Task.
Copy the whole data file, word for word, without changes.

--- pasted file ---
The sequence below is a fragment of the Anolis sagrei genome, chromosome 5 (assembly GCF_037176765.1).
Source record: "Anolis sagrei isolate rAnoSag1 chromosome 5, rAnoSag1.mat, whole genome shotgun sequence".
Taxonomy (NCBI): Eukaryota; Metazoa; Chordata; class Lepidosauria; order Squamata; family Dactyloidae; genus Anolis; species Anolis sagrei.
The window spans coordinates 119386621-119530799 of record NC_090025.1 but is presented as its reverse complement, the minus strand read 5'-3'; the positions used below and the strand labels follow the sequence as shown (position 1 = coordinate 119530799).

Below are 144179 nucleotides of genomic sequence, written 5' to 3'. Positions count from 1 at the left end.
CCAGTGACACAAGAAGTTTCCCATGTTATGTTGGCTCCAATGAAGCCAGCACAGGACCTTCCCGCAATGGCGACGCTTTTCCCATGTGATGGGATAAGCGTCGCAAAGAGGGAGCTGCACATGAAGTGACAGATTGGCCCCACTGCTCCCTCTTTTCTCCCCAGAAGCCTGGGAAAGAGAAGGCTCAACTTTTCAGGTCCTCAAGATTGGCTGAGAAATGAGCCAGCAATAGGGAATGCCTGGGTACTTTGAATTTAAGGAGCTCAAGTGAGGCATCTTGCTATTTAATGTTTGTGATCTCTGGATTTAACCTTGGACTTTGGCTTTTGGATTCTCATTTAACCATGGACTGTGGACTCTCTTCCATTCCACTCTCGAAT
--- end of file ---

The sequence below is a fragment of the Anolis sagrei genome, chromosome 5 (assembly GCF_037176765.1).
Source record: "Anolis sagrei isolate rAnoSag1 chromosome 5, rAnoSag1.mat, whole genome shotgun sequence".
Taxonomy (NCBI): Eukaryota; Metazoa; Chordata; class Lepidosauria; order Squamata; family Dactyloidae; genus Anolis; species Anolis sagrei.
The window spans coordinates 119386621-119530799 of record NC_090025.1 but is presented as its reverse complement, the minus strand read 5'-3'; the positions used below and the strand labels follow the sequence as shown (position 1 = coordinate 119530799).

Below are 144179 nucleotides of genomic sequence, written 5' to 3'. Positions count from 1 at the left end.
CCAGTGACACAAGAAGTTTCCCATGTTATGTTGGCTCCAATGAAGCCAGCACAGGACCTTCCCGCAATGGCGACGCTTTTCCCATGTGATGGGATAAGCGTCGCAAAGAGGGAGCTGCACATGAAGTGACAGATTGGCCCCACTGCTCCCTCTTTTCTCCCCAGAAGCCTGGGAAAGAGAAGGCTCAACTTTTCAGGTCCTCAAGATTGGCTGAGAAATGAGCCAGCAATAGGGAATGCCTGGGTACTTTGAATTTAAGGAGCTCAAGTGAGGCATCTTGCTATTTAATGTTTGTGATCTCTGGATTTAACCTTGGACTTTGGCTTTTGGATTCTCATTTAACCATGGACTGTGGACTCTCTTCCATTCCACTCTCGAAT